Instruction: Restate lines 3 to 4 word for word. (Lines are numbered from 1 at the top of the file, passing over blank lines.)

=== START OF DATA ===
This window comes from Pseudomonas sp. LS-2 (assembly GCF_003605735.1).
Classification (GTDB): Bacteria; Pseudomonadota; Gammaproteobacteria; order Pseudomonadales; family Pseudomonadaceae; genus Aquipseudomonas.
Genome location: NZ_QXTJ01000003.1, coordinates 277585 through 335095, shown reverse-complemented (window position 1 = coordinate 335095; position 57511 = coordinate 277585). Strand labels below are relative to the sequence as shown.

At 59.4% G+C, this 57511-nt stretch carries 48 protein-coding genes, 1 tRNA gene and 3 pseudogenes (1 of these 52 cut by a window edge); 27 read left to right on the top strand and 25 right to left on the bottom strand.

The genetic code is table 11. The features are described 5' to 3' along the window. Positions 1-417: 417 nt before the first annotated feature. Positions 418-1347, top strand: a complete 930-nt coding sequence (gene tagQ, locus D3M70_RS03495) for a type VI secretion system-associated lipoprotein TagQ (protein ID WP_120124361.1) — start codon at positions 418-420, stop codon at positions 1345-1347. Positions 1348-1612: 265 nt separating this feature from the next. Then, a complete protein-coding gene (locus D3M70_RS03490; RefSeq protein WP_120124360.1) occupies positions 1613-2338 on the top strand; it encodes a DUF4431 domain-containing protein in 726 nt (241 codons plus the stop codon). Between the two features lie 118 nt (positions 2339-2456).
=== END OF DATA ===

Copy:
Genome location: NZ_QXTJ01000003.1, coordinates 277585 through 335095, shown reverse-complemented (window position 1 = coordinate 335095; position 57511 = coordinate 277585). Strand labels below are relative to the sequence as shown.

At 59.4% G+C, this 57511-nt stretch carries 48 protein-coding genes, 1 tRNA gene and 3 pseudogenes (1 of these 52 cut by a window edge); 27 read left to right on the top strand and 25 right to left on the bottom strand.